The Nuts of Broken Bolt Removal

There are many bad feelings one may have when faced with a wind turbine not producing electricity to capacity. These tend to get even worse when you discover this is due to broken bolts. No place is off limits: you’ll find bolts inside the hub flange, main frames, rotors, blades, and nacelles. Since this could be considered a reoccurring problem in the wind industry, there are already conventional methods to deal with this type of issue, such as bolt extractors and welding nuts. However, there are many factors when deciding if these methods could be considered a timely solution. Then you have to decide if you’re willing to drill the broken bolts and risk damaging the thread.

Wind Turbine Broken Bolts

Picture 1: Wind Turbine Broken Bolts

These situations happen with some frequency, and are part of everyday life on wind farms. Conventional solutions such as big bolt extractors, or going through the welding process, might not be able to remove the stuck bolts, and can even cause additional damages. Additionally, the welding process requires a certified welder, which are in short supply (and often not readily available). Even if you do happen to have a good welder on hand, they may not be able to weld the broken bolt if it’s deep within the flange hole.  

With an ever-increasing turbine capacity leading to bigger blades, bigger tower sections, bigger flanges, and (finally) bigger bolts, the process of bolt extractions is becoming even more challenging. The number of repowering projects is also growing.  Towers built 10, 20, and even 30 years ago are being refurbished. They’re also full of bolts that were often installed without proper torque control (over torque), leading to a potential nightmare. 

To ease the shared pain of this difficult situation experienced by many site managers, OEM, O&M, etc., an old method commonly used in the heavy-duty industry was adapted. The first electrical discharge machines and methods were developed in 1940s by Soviets working on tungsten erosion and (unbeknown to the US) when, between 1960s and 1970s, workers were trying to make dies from hardened steel. During this time frame, a team of American scientists developed a method to remove broken drills and taps from aluminum castings. Afterwards, the machines were then developed and improved upon over the years.

The EDM process consists of metal being removed from a base piece (bolts, flanges, etc.,) by a series of rapidly recurring current discharges between one electrode, a dielectric liquid, and the metal piece. The combination of these factors disintegrates the metal parts, resulting in tiny metal particles (debris) to be carried away by the liquid.

Why use the EDM instead of conventional processes?


Picture 2: EDM Schematic Diagram

In this EDM process adaptation for wind turbines (for both down and up tower) the disintegration process is the same as the conventional process, but modified to make it substantially safer and cleaner. The up tower rigging process is carried out following all wind industry safety requirements. The disintegration equipment is designed and manufactured to avoid electrical shocks. In case of any malfunction, whether due to operator or device failure, the equipment automatically shuts down. Environmental safety is also paramount; the process uses a water recycling system in which the water resulting from the disintegration goes through a filtering process, and returns to the discharge system. The resulting byproduct contains only a mix of water and metal particulates, posing no risk to the environment.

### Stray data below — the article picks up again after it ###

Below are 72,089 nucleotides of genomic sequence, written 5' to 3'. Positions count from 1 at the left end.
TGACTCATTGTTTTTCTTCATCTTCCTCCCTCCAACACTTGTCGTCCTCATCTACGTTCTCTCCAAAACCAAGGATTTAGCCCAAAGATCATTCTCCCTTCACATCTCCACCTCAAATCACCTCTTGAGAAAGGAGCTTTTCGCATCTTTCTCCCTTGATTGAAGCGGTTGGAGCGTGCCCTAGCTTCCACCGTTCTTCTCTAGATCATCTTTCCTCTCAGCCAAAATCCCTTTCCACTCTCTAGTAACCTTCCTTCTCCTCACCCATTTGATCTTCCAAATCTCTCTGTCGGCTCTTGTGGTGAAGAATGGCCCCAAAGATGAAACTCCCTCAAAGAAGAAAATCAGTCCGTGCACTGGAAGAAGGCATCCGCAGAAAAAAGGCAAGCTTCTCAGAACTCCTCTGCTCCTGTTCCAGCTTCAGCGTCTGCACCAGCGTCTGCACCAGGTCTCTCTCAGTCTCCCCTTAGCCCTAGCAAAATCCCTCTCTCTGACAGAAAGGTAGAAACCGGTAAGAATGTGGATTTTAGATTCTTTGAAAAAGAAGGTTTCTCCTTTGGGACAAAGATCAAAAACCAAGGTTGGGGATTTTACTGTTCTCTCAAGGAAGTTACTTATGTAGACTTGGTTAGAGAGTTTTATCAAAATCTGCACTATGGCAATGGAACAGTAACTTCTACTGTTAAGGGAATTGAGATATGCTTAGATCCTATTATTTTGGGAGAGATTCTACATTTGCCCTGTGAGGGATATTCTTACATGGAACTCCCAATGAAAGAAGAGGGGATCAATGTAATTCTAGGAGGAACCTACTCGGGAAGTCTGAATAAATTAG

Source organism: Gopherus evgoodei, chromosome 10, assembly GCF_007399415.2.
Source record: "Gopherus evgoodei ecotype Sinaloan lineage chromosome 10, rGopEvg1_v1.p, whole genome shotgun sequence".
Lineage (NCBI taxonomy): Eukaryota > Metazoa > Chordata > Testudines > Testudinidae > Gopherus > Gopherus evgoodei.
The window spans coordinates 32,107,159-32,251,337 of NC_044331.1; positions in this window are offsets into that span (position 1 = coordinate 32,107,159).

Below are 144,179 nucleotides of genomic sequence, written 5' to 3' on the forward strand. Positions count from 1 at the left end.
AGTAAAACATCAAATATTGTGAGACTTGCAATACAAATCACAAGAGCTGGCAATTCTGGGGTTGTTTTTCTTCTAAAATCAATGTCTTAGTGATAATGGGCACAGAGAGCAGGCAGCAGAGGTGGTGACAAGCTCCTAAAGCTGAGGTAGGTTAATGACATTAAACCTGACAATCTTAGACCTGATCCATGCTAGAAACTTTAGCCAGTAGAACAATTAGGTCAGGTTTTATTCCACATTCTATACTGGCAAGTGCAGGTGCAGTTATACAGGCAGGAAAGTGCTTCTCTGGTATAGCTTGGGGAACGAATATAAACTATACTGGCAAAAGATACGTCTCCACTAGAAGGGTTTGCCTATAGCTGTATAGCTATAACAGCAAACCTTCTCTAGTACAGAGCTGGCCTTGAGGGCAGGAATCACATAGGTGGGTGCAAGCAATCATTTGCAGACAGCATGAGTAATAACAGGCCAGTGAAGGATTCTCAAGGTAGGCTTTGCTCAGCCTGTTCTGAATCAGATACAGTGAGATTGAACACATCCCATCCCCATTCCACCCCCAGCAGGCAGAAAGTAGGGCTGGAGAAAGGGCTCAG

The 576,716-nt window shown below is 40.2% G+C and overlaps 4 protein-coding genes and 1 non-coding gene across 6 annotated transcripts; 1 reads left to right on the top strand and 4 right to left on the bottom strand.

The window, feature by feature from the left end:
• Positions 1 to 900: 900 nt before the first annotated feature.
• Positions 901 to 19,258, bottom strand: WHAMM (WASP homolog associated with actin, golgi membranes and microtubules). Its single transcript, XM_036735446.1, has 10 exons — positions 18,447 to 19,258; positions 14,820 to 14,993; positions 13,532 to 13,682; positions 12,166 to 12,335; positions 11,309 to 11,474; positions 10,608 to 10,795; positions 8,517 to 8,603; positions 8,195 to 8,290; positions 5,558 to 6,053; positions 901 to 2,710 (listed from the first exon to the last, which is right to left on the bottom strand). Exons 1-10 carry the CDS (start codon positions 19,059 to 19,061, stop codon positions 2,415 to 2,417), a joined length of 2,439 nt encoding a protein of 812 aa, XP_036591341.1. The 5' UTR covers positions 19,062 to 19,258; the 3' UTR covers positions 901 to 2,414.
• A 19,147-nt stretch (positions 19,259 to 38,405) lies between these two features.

In addition to being safe and clean, the EDM process is also faster, in some cases, when dealing with multiple broken bolts. This is a big advantage, as you’ll normally encounter multiple broken bolts on larger components. During the repowering process, it’s typical to find mulitple broken bolts in each component. With this in mind, the EDM is designed to reach several broken bolts (around 6 or 7) at the same time, using a single machine setup; only the electrode needs to be repositioned. Not only does this save time during the repair, but also results in getting back to operation in a more efficient time frame overall.

close up metal w/blue

Picture 1: Broken Bolts Extracted

The EDM process also reduces the odds of having thread damage, when compared with the standard bolt extraction process of ‘’drilling’’ the broken bolt in parts inside the flange hole. Excess damage is avoided because the EDM process uses electrodes manufactured specifically for each type of bolt. For example, one specific electrode is manufactured to match an M36 broken bolt. The electrode can have two different profiles for one specific bolt, since there are two different methods for the bolt extraction process. The first process consists of ‘burning’ the bolt core, and then using a bolt driver to unscrew the stuck bolt from the inside out.  The second process involves ‘burning’ the bolt very close to the thread dimension (without interfering with the thread), breaking the bolt into small parts, and removing the small parts from the flange hole. A case study should be conducted prior to the start of every job to evaluate which process best fits each situation. The process is also applied in situations where access to the broken bolts is restricted or obstructed. The machine contains several extension arms, or offsets, allowing it to reach points that a standard process could not.

EDM methods are an appealing option for broken bolt extraction situations. The methodology may be old, but when applied to modern problems, becomes an innovative, safe, and clean solution to a major obstacle faced by wind sites.


Lucas Machado is Engineering Manager at Tech Wind Services, which specializes in the inspection and repair of wind towers.

Tech Wind Services |


Author: Lucas Machado
Volume: 2023 May/June